This is me being utterly arrogant, but I don’t give a shit: If I would have gone with that Monika cosplay, I would have been the only Black cosplayer in that group doing a visual novel character cosplay. Is Doki Doki Literature Club a normie tier meme visual novel? Yes. But it’s still a visual novel. And I would have earned that honor and respect of doing something out of the norm. A black man. Doing a gendswap cosplay. Of a visual novel character. A piece of media which black people don’t really fuck with.
I could have spoken good game about the visual novel niche and get my fellow Black nerds hip on it. I could have introduced people who never played a VN before into a new world; which in turn could have gotten people into playing them.
But I’m a fucking idiot.
(By the way, there’s going to be more of my arrogance later. Please leave if you’re offended by people having pride in themselves and their passion).
From The POC Cosplayer Shoot
From The POC Cosplayer Shoot
From The POC Cosplayer Shoot
From The POC Cosplayer Shoot
From The POC Cosplayer Shoot
From The POC Cosplayer Shoot
From The POC Cosplayer Shoot
I left the POC shoot and decided to take a few pics inside the convention center. As I’m wandering around I spot a black woman wearing a shrine maiden outfit. Red pants, disconnected sleeves, white top, and purple hair. For a split second, I thought she was cosplaying as the PC98 era Reimu from Touhou (Highly Responsive to Prayers, Lotus Land Story, etc.) and I was smiling from ear-to-ear at the “fact” that there was a black woman cosplaying as the old-school version of Red Sanae.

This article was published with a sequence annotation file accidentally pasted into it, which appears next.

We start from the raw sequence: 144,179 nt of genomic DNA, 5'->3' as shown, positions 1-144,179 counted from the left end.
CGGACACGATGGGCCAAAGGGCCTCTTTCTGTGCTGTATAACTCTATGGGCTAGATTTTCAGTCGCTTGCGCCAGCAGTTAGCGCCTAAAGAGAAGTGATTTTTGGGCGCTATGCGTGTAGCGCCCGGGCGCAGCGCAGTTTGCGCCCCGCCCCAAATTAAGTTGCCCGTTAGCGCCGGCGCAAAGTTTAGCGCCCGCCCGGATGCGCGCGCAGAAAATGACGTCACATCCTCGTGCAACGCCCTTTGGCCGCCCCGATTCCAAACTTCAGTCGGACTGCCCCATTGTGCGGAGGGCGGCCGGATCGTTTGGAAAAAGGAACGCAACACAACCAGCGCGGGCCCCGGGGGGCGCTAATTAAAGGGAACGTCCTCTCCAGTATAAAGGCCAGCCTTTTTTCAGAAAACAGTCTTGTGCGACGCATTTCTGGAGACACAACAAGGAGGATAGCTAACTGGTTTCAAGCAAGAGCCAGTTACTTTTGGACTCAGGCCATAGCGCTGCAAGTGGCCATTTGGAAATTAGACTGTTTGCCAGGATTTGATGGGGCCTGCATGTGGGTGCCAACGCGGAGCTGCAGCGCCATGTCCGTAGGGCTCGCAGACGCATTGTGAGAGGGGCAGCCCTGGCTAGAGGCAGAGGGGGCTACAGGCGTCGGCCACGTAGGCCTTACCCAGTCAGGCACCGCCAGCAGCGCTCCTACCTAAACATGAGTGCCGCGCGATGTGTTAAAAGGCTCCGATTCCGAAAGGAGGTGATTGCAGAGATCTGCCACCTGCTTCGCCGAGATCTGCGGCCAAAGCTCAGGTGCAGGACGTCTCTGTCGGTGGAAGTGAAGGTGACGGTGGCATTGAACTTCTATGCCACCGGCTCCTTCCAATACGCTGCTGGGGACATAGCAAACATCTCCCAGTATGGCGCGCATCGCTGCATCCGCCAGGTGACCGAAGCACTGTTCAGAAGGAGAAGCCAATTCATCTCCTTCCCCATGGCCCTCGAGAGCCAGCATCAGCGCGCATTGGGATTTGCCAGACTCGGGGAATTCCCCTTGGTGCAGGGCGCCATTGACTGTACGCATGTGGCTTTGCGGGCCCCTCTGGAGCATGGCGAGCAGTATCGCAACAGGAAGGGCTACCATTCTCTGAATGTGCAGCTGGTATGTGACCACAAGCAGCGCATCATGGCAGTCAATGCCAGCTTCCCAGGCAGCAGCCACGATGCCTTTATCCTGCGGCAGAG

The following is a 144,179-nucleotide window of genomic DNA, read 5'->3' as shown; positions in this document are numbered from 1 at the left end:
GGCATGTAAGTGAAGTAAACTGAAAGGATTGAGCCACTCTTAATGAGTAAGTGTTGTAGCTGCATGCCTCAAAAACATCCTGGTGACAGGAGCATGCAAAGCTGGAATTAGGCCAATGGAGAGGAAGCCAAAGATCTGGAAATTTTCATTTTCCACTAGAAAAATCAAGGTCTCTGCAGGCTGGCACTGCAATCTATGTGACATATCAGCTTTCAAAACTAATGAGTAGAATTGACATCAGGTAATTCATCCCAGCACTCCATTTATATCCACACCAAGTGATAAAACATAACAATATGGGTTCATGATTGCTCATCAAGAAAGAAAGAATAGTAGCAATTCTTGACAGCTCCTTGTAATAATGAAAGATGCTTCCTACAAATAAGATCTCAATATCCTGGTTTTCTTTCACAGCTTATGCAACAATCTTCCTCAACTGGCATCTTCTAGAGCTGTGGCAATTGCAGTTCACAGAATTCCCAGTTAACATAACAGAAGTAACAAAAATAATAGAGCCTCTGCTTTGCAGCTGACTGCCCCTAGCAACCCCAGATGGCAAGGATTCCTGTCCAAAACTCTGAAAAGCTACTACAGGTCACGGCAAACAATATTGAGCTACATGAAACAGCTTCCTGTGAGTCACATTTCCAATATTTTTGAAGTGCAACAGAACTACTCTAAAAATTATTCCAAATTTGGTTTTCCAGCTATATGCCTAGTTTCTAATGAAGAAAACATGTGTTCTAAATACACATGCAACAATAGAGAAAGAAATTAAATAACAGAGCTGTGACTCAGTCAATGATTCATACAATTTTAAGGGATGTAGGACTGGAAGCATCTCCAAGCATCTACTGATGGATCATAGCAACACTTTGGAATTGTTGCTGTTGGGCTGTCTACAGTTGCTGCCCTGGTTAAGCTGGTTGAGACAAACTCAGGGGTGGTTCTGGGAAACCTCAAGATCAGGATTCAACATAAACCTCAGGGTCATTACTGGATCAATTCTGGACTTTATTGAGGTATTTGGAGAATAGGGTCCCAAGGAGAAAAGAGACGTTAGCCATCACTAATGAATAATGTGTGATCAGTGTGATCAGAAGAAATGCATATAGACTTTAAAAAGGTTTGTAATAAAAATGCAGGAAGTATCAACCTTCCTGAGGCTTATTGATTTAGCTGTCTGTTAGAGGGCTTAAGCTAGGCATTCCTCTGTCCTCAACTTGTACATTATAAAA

Upon further inspection, she wasn’t wearing Reimu’s trademark red bow, but rather black horns with cracks in them.
Wait, is she cosplaying as Hanyuu from Higurashi I asked myself.
I poked her on her shoulder and asked. She smiled and I started to geeked out. Somebody still has love for Higurashi and is cosplaying at the con; (to my knowledge) she was the only Higurashi cosplayer at the con. Either way, I was just fucking happy to see somebody cosplay as a character from one of my favorite visual novel anime series.
I took her picture of course and told her that her cosplay was lovely. My only regret is that I didn’t tell her I appreciate her for cosplay as a Higurashi character and that it made me want to do a When They Cry cosplay again (I used to cosplay as Goat Butler from Umineko for a while). I should had left my friends behind and let them go back to the hotel while I chopped up some game with the woman.
It’s funny because days prior to AWA, I had two When They Cry related dreams. The first dream was of me at Anime Weekend Atlanta. I was cosplaying as a genderswap Bernkastel, but I got kicked out from the con for being too drunk (Bernkastel drinks wine and gets drunk so I had to play the role you know even in my dreams), not wearing my badge, and telling con staff that I don’t give a fuck about having a badge.